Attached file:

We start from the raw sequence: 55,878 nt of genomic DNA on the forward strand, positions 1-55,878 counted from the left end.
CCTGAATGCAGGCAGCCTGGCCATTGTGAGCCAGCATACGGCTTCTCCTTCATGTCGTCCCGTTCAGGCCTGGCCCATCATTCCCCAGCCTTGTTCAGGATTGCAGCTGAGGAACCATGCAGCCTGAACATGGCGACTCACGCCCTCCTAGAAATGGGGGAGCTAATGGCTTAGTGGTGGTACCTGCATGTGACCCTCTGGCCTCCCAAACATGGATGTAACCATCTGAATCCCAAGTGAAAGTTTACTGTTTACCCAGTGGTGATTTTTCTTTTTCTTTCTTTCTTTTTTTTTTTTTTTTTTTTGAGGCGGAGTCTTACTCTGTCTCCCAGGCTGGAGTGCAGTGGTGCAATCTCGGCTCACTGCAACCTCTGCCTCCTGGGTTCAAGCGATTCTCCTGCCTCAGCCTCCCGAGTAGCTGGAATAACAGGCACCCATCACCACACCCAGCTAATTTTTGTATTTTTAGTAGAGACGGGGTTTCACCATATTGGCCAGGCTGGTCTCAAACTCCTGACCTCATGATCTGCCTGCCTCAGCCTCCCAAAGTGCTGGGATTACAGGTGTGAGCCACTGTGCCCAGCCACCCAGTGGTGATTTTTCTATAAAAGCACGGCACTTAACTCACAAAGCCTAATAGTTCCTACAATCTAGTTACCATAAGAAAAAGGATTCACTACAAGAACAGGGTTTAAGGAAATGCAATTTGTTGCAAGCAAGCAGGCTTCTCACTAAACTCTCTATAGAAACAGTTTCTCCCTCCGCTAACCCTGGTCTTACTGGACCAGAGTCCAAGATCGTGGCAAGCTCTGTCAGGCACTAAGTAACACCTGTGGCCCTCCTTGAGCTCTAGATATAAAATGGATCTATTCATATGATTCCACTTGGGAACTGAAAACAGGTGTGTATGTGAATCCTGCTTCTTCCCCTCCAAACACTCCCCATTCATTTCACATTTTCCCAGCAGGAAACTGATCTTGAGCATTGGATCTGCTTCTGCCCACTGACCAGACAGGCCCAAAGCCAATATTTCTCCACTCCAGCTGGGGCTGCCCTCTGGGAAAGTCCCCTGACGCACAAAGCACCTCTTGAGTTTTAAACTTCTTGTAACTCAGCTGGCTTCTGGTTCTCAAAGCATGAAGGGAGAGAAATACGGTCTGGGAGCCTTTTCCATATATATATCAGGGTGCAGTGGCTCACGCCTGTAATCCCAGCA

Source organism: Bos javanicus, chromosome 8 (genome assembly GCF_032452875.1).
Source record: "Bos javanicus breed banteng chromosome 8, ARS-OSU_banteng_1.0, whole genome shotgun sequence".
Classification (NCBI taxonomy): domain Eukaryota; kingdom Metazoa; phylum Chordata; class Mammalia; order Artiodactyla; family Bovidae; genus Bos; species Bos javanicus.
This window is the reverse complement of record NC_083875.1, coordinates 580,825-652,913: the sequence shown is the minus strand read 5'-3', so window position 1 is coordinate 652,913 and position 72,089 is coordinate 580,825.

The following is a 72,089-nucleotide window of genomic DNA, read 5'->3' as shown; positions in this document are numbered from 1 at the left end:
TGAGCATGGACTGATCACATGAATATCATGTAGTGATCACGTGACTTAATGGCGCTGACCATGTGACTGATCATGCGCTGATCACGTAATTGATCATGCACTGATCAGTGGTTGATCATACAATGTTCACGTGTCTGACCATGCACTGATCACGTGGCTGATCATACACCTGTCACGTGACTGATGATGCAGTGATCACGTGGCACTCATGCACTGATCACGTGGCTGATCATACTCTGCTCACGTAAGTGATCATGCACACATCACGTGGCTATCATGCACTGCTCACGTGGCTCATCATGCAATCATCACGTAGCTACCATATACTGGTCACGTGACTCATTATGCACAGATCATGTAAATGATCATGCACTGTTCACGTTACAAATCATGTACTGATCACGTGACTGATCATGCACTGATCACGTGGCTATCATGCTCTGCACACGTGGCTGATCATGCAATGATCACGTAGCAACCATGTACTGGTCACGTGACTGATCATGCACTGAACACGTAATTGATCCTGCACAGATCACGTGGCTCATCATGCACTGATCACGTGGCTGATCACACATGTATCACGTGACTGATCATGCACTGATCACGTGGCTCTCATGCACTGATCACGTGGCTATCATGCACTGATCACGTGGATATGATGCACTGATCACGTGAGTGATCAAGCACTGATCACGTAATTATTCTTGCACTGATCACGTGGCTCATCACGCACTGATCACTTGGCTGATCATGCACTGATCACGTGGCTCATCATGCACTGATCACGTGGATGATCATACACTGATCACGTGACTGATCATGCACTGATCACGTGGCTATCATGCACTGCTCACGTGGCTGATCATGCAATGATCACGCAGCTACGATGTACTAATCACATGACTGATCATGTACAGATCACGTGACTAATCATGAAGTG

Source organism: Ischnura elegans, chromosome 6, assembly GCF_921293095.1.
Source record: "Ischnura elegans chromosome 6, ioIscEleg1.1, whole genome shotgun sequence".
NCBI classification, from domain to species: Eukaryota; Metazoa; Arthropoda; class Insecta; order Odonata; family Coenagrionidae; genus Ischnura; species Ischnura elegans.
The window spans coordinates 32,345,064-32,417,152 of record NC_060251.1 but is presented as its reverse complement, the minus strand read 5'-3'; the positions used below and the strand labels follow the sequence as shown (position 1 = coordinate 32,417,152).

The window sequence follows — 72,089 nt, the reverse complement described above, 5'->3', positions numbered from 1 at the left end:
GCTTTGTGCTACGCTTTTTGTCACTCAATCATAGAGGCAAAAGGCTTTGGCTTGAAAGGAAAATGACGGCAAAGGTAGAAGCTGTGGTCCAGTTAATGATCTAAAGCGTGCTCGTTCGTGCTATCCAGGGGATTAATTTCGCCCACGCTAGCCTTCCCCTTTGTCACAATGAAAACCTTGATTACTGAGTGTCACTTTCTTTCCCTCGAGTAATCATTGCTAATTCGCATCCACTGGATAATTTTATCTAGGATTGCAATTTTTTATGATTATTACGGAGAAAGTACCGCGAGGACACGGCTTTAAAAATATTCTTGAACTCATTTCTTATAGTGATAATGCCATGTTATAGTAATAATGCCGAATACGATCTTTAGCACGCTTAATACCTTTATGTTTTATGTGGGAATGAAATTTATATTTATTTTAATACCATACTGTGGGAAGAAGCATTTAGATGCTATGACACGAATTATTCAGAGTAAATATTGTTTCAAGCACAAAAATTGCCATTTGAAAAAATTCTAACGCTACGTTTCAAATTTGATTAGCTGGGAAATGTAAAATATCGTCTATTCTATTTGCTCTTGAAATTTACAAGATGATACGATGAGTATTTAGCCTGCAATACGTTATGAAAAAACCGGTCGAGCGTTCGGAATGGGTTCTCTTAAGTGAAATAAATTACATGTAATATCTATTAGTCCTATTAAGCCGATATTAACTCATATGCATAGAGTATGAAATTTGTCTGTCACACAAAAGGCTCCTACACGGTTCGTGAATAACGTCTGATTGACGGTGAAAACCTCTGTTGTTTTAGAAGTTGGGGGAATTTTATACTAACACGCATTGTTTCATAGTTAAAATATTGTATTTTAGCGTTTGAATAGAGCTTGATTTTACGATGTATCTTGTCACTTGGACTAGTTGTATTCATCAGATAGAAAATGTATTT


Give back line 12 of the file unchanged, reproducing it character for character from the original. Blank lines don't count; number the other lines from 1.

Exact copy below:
The window spans coordinates 32,345,064-32,417,152 of record NC_060251.1 but is presented as its reverse complement, the minus strand read 5'-3'; the positions used below and the strand labels follow the sequence as shown (position 1 = coordinate 32,417,152).